Breed backed up his performance by being the Friars’ best player against third-ranked Villanova University. The savvy guard registered 18 points, 11 rebounds, and four assists. In the Friars’ Jan. 27 win against Marquette, Breed came up with clutch offensive and defensive plays down the stretch that were necessary for the Friars to seize the win. While his game-sealing three-pointer against Marquette was his headline moment, he made defensive plays throughout the game including getting a key stop at the end of regulation. He also added a vital steal on a Creighton fast break in overtime.
Jimmy Nichols, Jr. ’22 has also stepped up for the Friars. After redshirting his sophomore year, Nichols has impressed with improvements in all aspects of his game. While his offense has certainly progressed with him shooting over 50 percent from the floor and over 38 percent from downtown, his defense has arguably been the greatest development in his game. Nichols came into Friartown as a lengthy shot-blocker, but now he is dominant in almost all aspects on the defensive end. He moves his feet well and has the ability to cut off quick, smaller players, but he also has the strength to lock up bigger post players too. Nichols’s strong defensive play has landed him a regular spot in the Friars’ starting lineup, and his versatility will be incredibly valuable for the team down the stretch.
PC will only face one currently ranked team during the rest of its regular season, which will take place against Villanova on March 6, the Friars’ regular-season finale. While the team can certainly win the majority of its remaining games, none of them will be easy. Arguably the most enticing games on the schedule are when the Friars play their series against the University of Connecticut. The Huskies are back in the Big East for the first time since 2013, and both sides are excited to resume this classic Northeast rivalry. These games will have huge consequences for both teams, as UConn is currently projected as an eight-seed in the NCAA tournament.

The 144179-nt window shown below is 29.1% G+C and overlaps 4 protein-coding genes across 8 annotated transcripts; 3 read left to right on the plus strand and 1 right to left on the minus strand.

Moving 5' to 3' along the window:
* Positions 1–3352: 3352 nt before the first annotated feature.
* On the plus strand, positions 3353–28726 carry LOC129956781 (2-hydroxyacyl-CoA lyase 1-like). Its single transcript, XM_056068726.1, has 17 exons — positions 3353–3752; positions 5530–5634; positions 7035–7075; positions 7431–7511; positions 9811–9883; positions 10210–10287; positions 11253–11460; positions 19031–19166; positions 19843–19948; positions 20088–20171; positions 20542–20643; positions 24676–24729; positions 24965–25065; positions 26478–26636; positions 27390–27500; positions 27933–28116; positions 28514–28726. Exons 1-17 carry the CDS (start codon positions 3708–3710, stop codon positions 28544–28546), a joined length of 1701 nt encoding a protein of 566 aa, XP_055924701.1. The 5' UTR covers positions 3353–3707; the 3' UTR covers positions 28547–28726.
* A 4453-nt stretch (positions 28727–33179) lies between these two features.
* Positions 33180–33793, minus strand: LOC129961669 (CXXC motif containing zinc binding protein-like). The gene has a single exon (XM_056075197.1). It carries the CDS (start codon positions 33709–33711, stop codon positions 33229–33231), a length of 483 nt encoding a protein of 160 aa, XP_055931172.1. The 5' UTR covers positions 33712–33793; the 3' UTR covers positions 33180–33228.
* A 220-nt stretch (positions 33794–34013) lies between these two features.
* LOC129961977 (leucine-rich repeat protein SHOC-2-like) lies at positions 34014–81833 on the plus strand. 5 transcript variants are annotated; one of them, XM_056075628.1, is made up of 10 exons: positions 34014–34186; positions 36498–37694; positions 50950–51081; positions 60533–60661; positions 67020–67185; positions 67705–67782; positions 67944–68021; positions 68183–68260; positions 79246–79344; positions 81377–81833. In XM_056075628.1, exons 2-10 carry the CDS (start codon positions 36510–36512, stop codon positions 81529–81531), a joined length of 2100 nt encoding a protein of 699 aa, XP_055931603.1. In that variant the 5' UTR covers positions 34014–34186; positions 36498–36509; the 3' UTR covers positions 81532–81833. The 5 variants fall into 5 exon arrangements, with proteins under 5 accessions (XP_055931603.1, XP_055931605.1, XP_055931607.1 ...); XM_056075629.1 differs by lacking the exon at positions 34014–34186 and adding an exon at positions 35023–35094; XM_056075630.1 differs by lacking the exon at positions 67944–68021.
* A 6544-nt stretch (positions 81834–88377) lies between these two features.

Grabbing two wins against UConn would be a major boost to PC’s tournament ambitions and would certainly give the team momentum going into the final stretch. The Friars also play St. John’s University twice. The Red Storm are a dangerous team despite having a losing record in the Big East. Guard Posh Alexander is an elite defender and one of the best freshmen in the conference. Sweeping both UConn and St. John’s would do wonders for the Friars and would give them a lot of confidence heading into the Big East Men’s Basketball Tournament.
Ultimately, PC has the talent and the ability to make the NCAA tournament. Nichols and Breed’s play this season, complementing the dominance of Duke and Watson, should give optimism to many Friar fans. Reeves’s breakout game against Georgetown gives hope that he, too, can keep up his hot shooting. If the team continues to play well as a unit and acquires a killer instinct when closing out games, they should be able to make a run in the Big East tournament and lock up a spot in the NCAA tournament’s field of 68.